“No. It’s stupid.”
“It doesn’t mean anything.”
“None of my friends are voting.”
“Who cares. It just makes people angry.”
“I’ll just vote for all Trump people. He was funny as hell.”
These were the adamant protestations of my 18-year-old son about voting this year- a typical mixture of honesty, avoidance, and defiance.
As I think back over my life and consider how I would have responded to these statements at different ages and stages, I see more clearly how I and my thinking have evolved. That evolution has been made possible by the people I have been exposed to and the life stories they have shared.
That includes people I have been in direct contact with and those I only know of from a distance. Chance meetings, friendships, disagreements, classes, books, presentations, TV shows, and arts- they all add up to who I am today.
In every encounter, each person can be, and perhaps should be, both teacher and student.
Daniel Tatum said something to that effect to Celeste Headlee in her book, Speaking of Race and it has stuck with me. I can learn where my son is right now as he speaks. I can tell of my own experiences. We can both listen and take in each other’s truths as best as we can. We can ask each other how we have come to think what we do. Perhaps, the interaction will nudge one or both of us in a slightly different direction.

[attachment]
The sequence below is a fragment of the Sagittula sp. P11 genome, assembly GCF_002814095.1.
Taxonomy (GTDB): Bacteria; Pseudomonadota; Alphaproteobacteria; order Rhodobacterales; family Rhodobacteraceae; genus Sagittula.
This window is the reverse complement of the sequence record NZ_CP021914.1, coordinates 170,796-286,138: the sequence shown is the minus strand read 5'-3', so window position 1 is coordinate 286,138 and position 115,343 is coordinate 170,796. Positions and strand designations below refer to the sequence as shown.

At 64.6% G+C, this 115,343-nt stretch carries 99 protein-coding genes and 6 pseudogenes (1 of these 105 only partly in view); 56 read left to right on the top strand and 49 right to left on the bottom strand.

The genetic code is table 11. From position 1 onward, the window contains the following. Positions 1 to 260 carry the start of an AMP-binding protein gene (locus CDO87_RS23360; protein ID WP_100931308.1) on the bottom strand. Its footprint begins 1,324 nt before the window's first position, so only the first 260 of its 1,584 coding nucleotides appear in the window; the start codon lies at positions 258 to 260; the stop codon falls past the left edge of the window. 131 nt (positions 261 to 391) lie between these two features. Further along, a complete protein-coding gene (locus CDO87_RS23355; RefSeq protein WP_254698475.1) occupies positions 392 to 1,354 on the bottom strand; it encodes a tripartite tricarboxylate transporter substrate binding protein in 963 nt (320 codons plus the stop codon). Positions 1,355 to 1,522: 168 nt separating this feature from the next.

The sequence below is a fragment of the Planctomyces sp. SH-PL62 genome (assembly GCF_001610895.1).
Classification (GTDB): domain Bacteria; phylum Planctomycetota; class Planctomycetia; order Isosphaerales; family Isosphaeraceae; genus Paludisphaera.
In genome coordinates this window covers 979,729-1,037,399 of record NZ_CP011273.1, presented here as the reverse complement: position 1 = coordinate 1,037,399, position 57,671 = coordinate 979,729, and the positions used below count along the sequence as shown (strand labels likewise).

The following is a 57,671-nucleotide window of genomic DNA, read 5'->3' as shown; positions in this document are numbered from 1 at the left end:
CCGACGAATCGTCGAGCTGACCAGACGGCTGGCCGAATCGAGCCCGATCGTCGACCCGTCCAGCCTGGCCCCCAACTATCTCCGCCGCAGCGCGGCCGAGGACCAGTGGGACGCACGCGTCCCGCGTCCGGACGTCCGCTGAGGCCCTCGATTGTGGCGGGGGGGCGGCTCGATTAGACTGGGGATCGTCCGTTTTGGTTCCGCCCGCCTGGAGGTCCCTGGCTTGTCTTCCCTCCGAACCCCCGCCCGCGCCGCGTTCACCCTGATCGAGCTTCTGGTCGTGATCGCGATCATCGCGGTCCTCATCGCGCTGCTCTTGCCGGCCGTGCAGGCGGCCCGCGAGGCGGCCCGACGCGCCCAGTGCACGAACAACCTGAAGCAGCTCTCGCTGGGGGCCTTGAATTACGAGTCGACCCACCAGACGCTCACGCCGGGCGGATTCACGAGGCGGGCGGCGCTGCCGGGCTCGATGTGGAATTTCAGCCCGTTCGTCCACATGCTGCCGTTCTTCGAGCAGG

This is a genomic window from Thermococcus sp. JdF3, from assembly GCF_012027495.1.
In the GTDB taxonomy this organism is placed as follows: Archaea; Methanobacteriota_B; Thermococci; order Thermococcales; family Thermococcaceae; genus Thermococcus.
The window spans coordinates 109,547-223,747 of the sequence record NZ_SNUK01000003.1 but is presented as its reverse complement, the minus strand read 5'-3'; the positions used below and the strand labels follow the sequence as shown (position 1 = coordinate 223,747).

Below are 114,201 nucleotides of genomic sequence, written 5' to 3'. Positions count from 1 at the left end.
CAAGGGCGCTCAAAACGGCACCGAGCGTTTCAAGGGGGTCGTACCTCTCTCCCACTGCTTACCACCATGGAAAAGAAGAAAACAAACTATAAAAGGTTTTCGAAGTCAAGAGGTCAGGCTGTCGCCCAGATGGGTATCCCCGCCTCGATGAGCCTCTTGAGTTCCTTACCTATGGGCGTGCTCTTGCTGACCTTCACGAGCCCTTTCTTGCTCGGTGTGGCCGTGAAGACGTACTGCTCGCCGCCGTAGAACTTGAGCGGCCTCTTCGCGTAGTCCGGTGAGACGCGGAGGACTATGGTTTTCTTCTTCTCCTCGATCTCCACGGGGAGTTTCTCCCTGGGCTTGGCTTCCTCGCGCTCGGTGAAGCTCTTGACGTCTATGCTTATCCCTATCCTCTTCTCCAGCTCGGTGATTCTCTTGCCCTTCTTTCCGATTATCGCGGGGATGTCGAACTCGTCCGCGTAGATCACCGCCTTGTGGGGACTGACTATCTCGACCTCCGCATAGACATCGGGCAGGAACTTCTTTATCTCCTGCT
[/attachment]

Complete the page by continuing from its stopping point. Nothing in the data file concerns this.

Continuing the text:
What we are all going through now is not anything completely new to the world, but each day is new to us. It’s a new opportunity. It’s a chance for us to take comfort in the fact that we’re all imperfect, but we can be both bigger and more whole in the future by learning and teaching with each other every day.
That’s a big word in a little package. To be with someone or something is to be beside- not above or below. Not that you’re the same- but you are there in body, mind, and spirit. Another word that springs to mind is: empathy.
Can I empathize with my son?Yes. Or, I could belittle and push my own desires.
Can I empathize with a stranger?Yes. Or, I could belittle and push my own desires.
Can I empathize with a forest?Yes. Or, I could belittle and push my own desires.
That’s how we learn and grow.
Did I like my son’s reactions? No. Did I feel the urge to belittle and push my own desires? Yes. I tried to both understand his point of view and offer my own. Did I change his mind? No. But perhaps, not yet.